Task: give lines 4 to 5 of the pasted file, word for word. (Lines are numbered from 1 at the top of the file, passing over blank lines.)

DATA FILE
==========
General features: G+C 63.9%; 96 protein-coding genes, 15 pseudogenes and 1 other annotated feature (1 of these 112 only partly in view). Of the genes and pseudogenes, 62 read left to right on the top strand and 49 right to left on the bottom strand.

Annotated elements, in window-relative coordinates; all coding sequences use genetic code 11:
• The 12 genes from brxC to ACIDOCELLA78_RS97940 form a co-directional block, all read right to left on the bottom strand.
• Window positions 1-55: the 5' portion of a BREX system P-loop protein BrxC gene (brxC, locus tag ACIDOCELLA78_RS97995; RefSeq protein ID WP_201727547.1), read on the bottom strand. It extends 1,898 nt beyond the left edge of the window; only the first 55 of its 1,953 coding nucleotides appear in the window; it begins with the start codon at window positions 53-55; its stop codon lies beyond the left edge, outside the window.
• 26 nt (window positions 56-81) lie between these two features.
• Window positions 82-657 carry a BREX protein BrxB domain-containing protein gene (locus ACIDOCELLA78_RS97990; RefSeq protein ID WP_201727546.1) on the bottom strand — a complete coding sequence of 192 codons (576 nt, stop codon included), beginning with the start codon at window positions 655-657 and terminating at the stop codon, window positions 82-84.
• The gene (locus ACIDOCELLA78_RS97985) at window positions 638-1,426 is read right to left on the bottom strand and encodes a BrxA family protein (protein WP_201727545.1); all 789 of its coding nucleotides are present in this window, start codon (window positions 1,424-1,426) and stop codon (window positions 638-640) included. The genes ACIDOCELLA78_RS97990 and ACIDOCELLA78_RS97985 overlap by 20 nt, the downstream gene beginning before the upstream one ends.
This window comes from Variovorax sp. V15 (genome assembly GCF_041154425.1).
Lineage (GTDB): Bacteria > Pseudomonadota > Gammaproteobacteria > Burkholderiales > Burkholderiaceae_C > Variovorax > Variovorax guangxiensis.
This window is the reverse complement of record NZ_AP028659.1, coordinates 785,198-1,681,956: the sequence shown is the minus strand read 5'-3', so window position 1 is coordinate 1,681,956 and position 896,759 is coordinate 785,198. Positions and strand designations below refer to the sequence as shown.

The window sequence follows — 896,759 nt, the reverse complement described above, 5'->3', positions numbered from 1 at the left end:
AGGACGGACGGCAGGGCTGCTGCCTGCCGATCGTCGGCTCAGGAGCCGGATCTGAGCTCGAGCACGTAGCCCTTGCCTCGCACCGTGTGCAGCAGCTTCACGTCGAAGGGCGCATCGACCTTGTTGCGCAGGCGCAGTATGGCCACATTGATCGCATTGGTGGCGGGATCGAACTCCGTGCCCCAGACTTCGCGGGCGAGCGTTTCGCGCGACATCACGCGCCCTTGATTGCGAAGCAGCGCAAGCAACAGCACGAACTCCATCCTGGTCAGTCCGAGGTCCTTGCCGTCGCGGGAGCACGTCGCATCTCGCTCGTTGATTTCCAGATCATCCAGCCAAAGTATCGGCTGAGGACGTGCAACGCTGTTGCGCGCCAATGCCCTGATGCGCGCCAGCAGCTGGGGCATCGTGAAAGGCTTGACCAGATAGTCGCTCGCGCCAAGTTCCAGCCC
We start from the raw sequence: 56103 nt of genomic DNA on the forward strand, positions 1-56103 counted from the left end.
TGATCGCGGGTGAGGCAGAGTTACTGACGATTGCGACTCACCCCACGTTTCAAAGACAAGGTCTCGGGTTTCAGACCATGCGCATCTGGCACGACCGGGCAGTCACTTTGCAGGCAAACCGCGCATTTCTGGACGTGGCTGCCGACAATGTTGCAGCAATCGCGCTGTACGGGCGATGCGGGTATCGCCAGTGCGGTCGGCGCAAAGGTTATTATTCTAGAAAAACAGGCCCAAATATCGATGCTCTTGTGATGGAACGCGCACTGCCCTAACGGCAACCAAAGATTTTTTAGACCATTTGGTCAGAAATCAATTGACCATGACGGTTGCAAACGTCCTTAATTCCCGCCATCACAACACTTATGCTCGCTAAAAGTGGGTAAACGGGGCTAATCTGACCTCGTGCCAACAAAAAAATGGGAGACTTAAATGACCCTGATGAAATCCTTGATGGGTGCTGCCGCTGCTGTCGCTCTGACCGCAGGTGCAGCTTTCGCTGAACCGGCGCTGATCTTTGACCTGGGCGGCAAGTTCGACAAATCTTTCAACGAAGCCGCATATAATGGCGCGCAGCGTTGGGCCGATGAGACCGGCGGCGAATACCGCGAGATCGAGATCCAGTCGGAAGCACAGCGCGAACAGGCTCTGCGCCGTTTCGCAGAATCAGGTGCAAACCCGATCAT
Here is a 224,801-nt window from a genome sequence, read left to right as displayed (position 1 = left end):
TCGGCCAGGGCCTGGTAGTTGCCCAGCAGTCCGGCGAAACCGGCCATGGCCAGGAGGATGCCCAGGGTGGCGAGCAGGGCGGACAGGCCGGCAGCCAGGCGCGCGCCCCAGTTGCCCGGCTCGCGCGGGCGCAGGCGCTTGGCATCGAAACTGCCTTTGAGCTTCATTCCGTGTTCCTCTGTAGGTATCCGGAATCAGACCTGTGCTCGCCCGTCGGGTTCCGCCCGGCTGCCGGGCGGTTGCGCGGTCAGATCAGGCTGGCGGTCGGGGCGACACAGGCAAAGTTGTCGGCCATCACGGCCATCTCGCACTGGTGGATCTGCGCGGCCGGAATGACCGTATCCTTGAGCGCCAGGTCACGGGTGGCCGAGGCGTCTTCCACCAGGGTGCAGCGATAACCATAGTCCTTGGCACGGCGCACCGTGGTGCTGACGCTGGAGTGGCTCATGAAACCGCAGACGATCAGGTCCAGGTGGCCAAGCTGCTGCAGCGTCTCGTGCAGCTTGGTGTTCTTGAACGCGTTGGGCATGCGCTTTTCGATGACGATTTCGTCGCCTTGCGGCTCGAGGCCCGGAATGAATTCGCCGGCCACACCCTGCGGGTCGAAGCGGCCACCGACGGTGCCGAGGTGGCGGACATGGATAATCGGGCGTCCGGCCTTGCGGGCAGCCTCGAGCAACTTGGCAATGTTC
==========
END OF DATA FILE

• Window positions 1-55: the 5' portion of a BREX system P-loop protein BrxC gene (brxC, locus tag ACIDOCELLA78_RS97995; RefSeq protein ID WP_201727547.1), read on the bottom strand. It extends 1,898 nt beyond the left edge of the window; only the first 55 of its 1,953 coding nucleotides appear in the window; it begins with the start codon at window positions 53-55; its stop codon lies beyond the left edge, outside the window.
• 26 nt (window positions 56-81) lie between these two features.